See also World History II.13
An Account of the Opening of the Indian Mutiny
Elisa Greathed's account of Indian soldiers beginning mutiny against the leaders of the East India's Company. The tipping point for the soldiers was when they were forced to bite off paper cartilages for their guns which were greased with pork and beef animal fat against Islam and Hindu beliefs.

See also World History II.12
On Liberty
John Stuart Mill argues that people should be free to engage in whatever behavior they wish as long as it does not harm others.
Concentration Camps during the South African / Boer War, 1899-1902
During the South African/Boer War, the British established refugee camps for civilians who were forced out of their homes, however, as the war went on, the refugee camps turned into concentration camps as revealed in these selections from debates in Parliament.

**See also World History II.15**
Dulce et Decorum Est
Wilfred Owen's poem describing a gas attack during World War I. The title is translated to "It is sweet and honorable to die for their fatherland".

See also World History II.18
Treaty of Versailles
The treaty that ended WWI. This treaty is largely regarded as one of the causes of WWII. The treaty forced Germany to accept all responsibility for the war, disarm, and other aspects that left Germany unhappy.

See also World History II.18
September 1, 1939
W.H. Auden wrote this poem at the start of World War II. The poem starts with the failures and frustrations of the past and ends with hope for the future.

See also World History II.24
England, Your England Essay
George Orwell wrote this during the London Blitz, as Nazi planes dropped bombs on the city, seeking to document England and its culture in the event that it is destroyed in the war.

See also World History II.24
The Iron Curtain Speech
Winston Churchill gave this speech in Fulton, Missouri to describe the divisions of territory between the Western powers and the Soviet Union.

See also World History II.25
International Declaration of Human Rights
Written after World War II by the United Nations, the Declaration lists rights that all humans are entitled to under international law.

See also World History II.29
Two Concepts of Liberty Lecture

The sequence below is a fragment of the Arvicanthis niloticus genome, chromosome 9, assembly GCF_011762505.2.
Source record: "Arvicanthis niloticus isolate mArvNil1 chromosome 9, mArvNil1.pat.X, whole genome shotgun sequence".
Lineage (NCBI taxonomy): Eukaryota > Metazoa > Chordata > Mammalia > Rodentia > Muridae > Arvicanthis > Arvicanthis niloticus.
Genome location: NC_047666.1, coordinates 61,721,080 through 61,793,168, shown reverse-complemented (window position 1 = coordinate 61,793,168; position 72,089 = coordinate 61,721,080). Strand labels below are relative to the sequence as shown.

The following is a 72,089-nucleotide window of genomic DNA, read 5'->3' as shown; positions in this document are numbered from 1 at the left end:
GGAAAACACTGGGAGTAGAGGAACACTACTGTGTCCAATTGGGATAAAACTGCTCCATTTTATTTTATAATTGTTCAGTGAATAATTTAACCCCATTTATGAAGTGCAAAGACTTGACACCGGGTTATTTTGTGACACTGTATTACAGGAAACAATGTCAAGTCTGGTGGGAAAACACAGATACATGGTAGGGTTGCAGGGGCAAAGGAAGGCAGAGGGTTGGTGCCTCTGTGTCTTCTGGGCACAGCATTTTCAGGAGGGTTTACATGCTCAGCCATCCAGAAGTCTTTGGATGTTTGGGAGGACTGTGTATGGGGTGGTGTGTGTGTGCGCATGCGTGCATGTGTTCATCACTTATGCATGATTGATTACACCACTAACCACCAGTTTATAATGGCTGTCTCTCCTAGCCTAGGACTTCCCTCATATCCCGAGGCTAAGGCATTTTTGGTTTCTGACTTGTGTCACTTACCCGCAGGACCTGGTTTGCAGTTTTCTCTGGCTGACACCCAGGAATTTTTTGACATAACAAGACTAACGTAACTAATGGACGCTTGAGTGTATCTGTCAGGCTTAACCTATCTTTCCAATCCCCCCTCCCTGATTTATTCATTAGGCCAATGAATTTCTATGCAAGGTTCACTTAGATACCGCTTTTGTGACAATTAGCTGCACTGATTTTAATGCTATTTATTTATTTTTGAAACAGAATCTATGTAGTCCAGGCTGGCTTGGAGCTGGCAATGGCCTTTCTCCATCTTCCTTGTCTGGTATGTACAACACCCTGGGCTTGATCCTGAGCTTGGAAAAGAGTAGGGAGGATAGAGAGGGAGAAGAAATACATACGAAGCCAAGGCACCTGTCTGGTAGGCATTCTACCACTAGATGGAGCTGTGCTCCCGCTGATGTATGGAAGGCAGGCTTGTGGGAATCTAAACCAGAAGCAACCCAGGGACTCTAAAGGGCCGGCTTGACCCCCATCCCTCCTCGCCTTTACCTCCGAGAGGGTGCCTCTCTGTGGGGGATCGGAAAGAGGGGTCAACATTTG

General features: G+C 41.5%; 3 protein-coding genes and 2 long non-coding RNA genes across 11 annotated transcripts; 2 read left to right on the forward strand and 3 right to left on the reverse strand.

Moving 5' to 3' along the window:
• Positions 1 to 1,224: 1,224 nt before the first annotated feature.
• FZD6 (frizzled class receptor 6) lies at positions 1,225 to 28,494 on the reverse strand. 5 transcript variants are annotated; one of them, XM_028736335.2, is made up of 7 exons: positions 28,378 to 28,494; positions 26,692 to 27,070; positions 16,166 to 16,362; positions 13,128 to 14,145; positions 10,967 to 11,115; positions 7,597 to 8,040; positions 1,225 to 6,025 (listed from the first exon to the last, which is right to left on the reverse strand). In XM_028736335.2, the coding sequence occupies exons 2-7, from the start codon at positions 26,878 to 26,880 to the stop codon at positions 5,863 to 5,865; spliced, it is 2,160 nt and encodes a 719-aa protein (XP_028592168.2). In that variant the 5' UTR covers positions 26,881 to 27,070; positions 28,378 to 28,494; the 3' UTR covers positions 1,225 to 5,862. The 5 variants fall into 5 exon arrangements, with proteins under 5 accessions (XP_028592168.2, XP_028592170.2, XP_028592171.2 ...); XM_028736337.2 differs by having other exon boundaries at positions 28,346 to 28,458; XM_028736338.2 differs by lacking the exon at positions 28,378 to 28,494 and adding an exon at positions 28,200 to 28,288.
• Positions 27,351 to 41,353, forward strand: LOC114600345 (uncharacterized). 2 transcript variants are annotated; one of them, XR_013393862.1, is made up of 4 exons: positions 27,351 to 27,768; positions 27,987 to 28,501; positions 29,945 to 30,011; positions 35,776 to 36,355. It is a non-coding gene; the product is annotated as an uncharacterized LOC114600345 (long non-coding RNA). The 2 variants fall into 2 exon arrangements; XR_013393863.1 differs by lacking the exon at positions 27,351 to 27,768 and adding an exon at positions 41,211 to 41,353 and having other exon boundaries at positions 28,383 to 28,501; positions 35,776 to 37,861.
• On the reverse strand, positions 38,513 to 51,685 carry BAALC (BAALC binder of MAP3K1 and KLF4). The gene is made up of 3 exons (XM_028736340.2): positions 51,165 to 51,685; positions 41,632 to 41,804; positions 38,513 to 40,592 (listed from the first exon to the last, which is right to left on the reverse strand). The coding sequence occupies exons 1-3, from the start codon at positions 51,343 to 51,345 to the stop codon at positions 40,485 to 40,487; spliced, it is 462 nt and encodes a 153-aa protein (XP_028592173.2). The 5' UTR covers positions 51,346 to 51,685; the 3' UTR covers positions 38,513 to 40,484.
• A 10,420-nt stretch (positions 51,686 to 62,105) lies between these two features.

Isaiah Berlin wrote that there are two types of liberty: positive and negative. Positive liberty is the ability to have control over one's own life. Negative liberty is the absence of barriers.
Statement at the Rivonia Trial
Nelson Mandela's impassioned statement of his political beliefs at the trial where he was sentenced to life imprisonment where he articulated "an ideal for which I am prepared to die."

See also World History II.44
Peace, Progress, and Human Rights Speech
Andrei Sakharov's speech accepting the Nobel Peace Prize in 1975 for his work for human rights in opposition to the leaders of the Soviet Union.

See also World History II.41
The Power of the Powerless Essay
Vaclav Havel's essay about how life in Communist societies creates the conditions for revolt by dissidents and includes strategies for those who are united by a common cause.

See also World History II.41
The Fifth Modernization Essay
Wei Jingsheng urges China to adopt democracy as a way to modernize its society; he was convicted of political counterrevolutionary by the government and imprisoned from 1978 to 1993.

See also World History II.34
Nobel Peace Price Lecture
Lech Walesa's speech accepting the Nobel Peace Prize in 1983 for his work as for the right of workers to organize in Poland.

See also World History II.40
Human Rights in China Speech
Fang Lizhi was a Chinese astrophysicist and political activist who wrote about bringing democracy to China before and after the Tiananmen Square demonstrations of 1989.

See also World History II.33 or World History II.34
In Good Faith Essay
Salman Rushdie's essay in which he affirms his respect for Islam as a religion despite a death sentence issued for him for Iranian clerics.

See also World History II.47
Latin America: The Democratic Option Speech
Mario Vargas Llosa's speech as a Presidential candidate in Peru in 1990 calling for privatization, a market economy, free trade, and most importantly, the dissemination of private property.
Arab Human Development Report for the Arab Fund for Economic and Social Development
Reports written by the United Nations on the conditions and freedoms of people in Arab countries.

See also World History II.47